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Engineering  2018 

Aircraft Clean Air Requirements Using Bleed Air Systems

DOI: 10.4236/eng.2018.104011, PP. 142-172

Keywords: Bleed Air, Secondary Air, Gas Turbine Engines, Cabin Air Quality, Lubricants, Oil Bearing Seals, Labyrinth Seals, Mechanical Seals, Oil Fumes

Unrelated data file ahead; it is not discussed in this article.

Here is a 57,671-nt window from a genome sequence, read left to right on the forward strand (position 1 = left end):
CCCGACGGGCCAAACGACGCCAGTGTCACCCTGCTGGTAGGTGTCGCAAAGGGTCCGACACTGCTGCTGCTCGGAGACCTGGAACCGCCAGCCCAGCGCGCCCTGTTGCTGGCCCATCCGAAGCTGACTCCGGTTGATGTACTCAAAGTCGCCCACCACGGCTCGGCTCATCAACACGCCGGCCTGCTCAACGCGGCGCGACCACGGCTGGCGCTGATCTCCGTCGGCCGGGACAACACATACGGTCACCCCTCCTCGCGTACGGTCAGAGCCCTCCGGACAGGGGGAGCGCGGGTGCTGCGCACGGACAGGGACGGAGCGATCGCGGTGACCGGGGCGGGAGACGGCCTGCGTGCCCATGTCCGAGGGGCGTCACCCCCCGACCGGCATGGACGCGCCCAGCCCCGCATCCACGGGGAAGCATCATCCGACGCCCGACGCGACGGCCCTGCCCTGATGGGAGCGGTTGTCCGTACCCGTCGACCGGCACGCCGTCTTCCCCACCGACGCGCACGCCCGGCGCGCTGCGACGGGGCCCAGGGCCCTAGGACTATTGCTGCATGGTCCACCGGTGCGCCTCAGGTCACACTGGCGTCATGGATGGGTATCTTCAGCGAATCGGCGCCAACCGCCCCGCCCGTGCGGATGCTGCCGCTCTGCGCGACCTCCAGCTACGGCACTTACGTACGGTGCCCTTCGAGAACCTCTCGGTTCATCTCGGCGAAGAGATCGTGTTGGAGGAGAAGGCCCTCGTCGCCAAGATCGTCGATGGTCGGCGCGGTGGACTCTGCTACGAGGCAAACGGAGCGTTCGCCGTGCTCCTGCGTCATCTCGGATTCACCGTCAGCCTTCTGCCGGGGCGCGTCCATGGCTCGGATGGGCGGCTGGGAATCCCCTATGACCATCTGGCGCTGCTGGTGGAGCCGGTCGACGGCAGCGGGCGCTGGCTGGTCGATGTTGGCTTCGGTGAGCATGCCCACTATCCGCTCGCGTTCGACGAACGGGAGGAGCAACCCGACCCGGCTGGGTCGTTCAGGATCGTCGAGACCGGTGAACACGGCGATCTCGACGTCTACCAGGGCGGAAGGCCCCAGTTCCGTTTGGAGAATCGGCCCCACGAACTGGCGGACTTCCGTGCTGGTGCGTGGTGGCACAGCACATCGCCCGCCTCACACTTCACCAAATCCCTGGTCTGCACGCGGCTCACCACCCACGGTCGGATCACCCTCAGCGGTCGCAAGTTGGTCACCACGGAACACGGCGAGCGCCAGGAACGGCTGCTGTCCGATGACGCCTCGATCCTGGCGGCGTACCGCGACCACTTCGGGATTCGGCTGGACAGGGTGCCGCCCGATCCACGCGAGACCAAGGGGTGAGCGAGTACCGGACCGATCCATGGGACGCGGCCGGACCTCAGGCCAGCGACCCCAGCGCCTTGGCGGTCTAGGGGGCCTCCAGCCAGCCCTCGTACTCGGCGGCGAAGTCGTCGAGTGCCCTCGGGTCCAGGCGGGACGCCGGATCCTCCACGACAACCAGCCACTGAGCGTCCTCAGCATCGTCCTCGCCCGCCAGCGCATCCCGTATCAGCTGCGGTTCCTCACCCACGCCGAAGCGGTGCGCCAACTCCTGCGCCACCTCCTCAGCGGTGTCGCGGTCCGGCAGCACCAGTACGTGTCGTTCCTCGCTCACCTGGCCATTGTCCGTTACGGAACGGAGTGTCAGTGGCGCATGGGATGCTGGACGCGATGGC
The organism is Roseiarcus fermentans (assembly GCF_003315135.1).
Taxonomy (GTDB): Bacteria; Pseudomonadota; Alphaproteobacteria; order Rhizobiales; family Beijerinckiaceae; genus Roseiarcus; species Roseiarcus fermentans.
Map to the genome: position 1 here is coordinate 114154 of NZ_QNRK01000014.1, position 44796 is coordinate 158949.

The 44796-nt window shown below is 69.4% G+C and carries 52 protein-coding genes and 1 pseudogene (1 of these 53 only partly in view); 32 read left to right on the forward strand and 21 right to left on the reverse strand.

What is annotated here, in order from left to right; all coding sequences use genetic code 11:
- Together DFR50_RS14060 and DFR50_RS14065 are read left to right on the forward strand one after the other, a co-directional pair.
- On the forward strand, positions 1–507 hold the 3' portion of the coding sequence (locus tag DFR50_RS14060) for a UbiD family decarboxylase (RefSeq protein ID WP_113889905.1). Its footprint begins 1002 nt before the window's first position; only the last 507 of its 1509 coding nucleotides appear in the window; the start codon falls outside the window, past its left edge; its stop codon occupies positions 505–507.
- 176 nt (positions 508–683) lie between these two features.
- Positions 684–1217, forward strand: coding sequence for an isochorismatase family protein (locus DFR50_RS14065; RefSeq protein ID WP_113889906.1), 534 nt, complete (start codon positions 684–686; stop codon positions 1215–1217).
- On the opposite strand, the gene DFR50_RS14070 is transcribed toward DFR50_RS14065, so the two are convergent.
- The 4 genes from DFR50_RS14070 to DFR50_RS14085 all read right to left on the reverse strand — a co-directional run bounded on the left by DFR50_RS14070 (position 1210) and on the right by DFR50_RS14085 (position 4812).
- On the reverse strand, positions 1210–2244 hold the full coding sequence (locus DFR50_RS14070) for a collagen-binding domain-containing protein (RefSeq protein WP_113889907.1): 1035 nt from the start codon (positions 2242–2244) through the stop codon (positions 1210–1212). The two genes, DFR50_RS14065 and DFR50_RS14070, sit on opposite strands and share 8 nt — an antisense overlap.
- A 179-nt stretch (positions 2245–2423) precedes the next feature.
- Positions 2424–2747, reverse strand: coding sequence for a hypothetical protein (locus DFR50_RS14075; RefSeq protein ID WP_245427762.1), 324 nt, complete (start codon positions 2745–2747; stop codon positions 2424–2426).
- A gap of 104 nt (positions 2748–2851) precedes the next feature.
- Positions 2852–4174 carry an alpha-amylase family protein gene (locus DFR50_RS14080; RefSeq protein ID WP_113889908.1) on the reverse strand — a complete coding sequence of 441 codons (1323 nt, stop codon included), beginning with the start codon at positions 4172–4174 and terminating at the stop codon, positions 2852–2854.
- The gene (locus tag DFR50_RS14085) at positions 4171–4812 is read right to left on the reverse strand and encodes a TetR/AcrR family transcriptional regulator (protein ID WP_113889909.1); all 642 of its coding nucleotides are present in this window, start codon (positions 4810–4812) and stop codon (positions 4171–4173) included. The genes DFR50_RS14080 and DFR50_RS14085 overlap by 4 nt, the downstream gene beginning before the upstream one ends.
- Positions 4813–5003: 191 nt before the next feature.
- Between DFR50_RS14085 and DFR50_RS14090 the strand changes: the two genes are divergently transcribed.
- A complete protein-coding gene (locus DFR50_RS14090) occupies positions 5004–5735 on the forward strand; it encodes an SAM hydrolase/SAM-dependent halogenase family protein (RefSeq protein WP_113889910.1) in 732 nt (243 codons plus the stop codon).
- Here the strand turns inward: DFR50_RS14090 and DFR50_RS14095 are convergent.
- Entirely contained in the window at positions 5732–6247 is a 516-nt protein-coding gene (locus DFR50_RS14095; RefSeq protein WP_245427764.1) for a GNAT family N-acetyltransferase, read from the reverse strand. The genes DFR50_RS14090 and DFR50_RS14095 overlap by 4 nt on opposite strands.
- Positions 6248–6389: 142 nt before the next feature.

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There are certification and airworthiness requirements relevant to the provision of clean breathing air in the crew and passenger compartments. There have been continuing reports and studies over the years regarding oil fumes in aircraft, including impaired crew performance. Oil fumes are viewed in varying ways ranging from rare seal bearing failures, to low level leakage in normal flight. A Masters of Science (MSc) research degree was undertaken to assess whether there is any gap between the certification requirements for the provision of clean air in crew and passenger compartments, and the theoretical and practical implementation of the requirements using the bleed air system. A comprehensive literature search reviewed applicable certification standards, documented and theoretical understanding of oil leakage. Two types of interviews were conducted to address the research questions. Key aviation regulators were questioned about the process by which they certify and ensure compliance with the clean air requirements. Aerospace engineers and sealing professionals were interviewed about their understanding of how oil may leak past compressor oil bearing seals, and into the air supply under various flight conditions. The outcome of the research showed that there is a gap between the clean air certification requirements, and the theoretical and practical implementation of the requirements using the bleed air system. Low level oil leakage into the aircraft cabin in normal flight operations is a function of the design of the engine lubricating system and bleed air systems, both utilising pressurised air. The use of the bleed air system to supply the regulatory required air quality standards is not being met or being enforced as required.


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